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prosecuting pornography
How has pornography been prosecuted in the past? And why do some expect that it may soon be prosecuted again? Here's an overview of four recent U.S. Supreme Court rulings on pornography, a summary of the court's past rulings on obscenity, and a look at a closely watched obscenity prosecution in Los Angeles in 2002.

A Case to Watch:  The Adam Glasser Trialwarning!  explicit sexual material
For months the adult movie industry had been gearing up for the Los Angeles pornography trial of Adam Glasser--it would have been the first obscenity trial in the city since 1993. Could Glasser's case become the first in a wave of obscenity cases brought by state and federal prosecutors emboldened by the Bush administration? But on March 20, 2002--the day the trial would have started--Glasser and his attorney announced they had reached a plea agreement with the city attorney. Here's a summary of the agreement, the sex video the jurors would have been asked to watch ("Tampa Tushy Fest, Part 1"), and FRONTLINE's interviews (prior to the settlement) with Glasser, his lawyer Roger Diamond, and the deputy city attorney who brought the case.
Pornography in the U.S. Supreme Court
Since the spring of 2002, the U.S. Supreme Court has decided several cases involving pornography. In what will likely be the most significant, Ashcroft v. ACLU, the court upheld the constitutionality of using "community standards" to determine what sexually explicit material is harmful to minors. The other cases involve the legality of computer-generated "virtual kiddie porn" which involves no real children, a city ordinance barring X-rated "superstores," and libraries that use filtering software to block access to pornographic sites. Here are summaries of the cases, with links to the full text of the Supreme Court decisions.
An Overview of Past Pornography Rulings by the U.S. Supreme Court
For decades, the Supreme Court has struggled to define just what material is so offensive as to be legally obscene, and to delineate limits on the government's ability to regulate sexually explicit material. In its efforts to keep up with the adult industry, and with changing technology, the Court has issued scores of opinions on pornography and obscenity. Here's a summary of some of its more significant rulings from 1957 to 1997.
the cambria listwarning!  explicit sexual material
On Jan. 18, 2001, Adult Video News reported on the so-called "Cambria List" (named after Paul Cambria, a longtime attorney for the porn industry who was involved in the list's preparation). The list, which specifies various sex acts that should not be depicted if porn producers want to avoid trouble with the Justice Department, is controversial within the industry, and there are differing interpretations of how it was meant to be applied. Some in the industry say it represents guidelines for the box-covers of adult videos, not for the sex acts the films depict. Nevertheless, there is wide agreement that the Cambria List shows how the adult industry is seeking to be more careful, fearing a potential crackdown on pornography by the Bush administration. While some -- mainly the big adult-video producers that have hundreds of millions of dollars at stake -- are deciding to pull back, smaller pornographers like Rob Black of Extreme Associates (see Interviews section) still insist that they are willing to test the limits.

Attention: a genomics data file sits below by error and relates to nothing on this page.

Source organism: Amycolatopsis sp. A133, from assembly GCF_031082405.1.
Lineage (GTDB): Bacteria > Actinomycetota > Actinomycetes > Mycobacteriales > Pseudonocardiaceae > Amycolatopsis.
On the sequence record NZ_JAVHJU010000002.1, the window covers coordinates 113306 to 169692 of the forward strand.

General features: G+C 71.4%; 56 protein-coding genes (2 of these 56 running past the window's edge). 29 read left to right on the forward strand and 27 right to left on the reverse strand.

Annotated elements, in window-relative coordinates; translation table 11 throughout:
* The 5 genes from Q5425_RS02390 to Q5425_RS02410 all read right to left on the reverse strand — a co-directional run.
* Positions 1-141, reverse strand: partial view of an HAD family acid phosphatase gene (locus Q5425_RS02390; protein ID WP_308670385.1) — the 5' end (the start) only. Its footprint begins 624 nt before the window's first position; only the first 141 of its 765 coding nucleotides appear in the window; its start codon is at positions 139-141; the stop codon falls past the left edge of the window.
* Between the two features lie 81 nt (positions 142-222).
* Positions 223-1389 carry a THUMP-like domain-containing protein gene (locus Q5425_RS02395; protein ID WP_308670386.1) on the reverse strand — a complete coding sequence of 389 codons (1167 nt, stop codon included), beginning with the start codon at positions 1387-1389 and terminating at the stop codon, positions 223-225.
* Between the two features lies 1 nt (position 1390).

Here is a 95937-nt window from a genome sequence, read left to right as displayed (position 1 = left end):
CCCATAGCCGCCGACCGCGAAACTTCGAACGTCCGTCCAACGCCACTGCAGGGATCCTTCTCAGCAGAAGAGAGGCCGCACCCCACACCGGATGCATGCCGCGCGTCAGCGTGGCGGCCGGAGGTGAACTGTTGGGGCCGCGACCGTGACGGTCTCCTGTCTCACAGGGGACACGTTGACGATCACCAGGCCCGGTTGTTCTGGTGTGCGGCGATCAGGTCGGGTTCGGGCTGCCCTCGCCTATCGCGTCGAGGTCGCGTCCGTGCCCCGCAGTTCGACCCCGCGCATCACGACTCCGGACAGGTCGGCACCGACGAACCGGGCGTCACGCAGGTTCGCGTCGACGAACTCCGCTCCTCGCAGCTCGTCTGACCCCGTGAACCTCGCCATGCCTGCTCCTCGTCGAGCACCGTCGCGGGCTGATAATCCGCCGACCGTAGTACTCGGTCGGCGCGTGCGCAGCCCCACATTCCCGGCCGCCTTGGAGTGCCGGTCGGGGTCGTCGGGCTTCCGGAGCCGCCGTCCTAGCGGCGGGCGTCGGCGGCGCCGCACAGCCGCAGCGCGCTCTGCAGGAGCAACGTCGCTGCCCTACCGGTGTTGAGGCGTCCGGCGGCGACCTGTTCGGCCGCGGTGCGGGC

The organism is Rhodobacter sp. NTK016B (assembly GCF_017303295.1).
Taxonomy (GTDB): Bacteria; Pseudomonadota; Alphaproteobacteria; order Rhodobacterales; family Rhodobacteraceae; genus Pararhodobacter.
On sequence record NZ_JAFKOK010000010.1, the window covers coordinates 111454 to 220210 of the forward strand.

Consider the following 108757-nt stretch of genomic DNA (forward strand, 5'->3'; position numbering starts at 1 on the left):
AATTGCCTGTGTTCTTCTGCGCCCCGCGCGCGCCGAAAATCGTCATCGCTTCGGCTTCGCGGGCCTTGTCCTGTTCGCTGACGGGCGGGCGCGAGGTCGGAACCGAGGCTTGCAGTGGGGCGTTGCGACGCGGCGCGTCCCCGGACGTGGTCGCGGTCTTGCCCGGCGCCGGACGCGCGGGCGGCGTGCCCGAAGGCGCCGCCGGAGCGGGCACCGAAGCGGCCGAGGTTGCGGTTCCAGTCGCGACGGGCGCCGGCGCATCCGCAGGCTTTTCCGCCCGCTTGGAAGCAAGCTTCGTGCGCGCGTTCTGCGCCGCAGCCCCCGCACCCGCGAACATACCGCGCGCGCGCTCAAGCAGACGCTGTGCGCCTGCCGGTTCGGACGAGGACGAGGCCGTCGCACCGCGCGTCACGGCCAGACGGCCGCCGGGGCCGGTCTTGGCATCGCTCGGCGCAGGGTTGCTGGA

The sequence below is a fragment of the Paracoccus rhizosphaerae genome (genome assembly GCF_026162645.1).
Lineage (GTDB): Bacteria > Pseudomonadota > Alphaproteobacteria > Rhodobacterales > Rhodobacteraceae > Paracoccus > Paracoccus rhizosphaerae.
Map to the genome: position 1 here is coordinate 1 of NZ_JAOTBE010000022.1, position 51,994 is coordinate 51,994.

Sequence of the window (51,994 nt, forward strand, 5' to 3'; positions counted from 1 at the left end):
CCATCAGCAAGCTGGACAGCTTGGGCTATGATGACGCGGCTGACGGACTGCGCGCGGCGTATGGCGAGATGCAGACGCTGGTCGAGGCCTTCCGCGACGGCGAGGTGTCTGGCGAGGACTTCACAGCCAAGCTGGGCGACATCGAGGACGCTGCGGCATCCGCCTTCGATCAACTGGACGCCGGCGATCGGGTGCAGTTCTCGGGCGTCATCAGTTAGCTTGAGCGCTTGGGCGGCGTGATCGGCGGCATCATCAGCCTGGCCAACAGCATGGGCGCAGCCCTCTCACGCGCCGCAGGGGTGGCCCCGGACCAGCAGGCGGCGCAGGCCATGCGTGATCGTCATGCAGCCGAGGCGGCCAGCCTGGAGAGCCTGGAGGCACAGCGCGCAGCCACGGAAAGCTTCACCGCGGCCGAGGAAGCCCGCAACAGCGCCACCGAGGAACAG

Interview with a Top Prosecutor
A federal prosecutor with the U.S. Department of Justice from 1989 to 1994, Bruce Taylor has been involved in more than 700 obscenity cases throughout his career. In the spring of 2001, he and others were invited to talk with Attorney General John Ashcroft about the prosecution of pornography. Taylor's interview here offers an historical overview of hardcore pornography in the U.S., including the cases that have been prosecuted since 1973, Americans' shifting attitudes on porn, and what happened to obscenity prosecutions during the Clinton era.
interview with deborah sanchezwarning!  explicit sexual material
She is the deputy city attorney in Los Angeles prosecuting the Adam Glasser case. Here, she discusses the offensive elements in Glasser's film and how she arrives at a definition of what is prosecutable under obscenity law. Sanchez also talks about whether the Los Angeles community supports the decision to prosecute Glasser and whether she thinks she can win.

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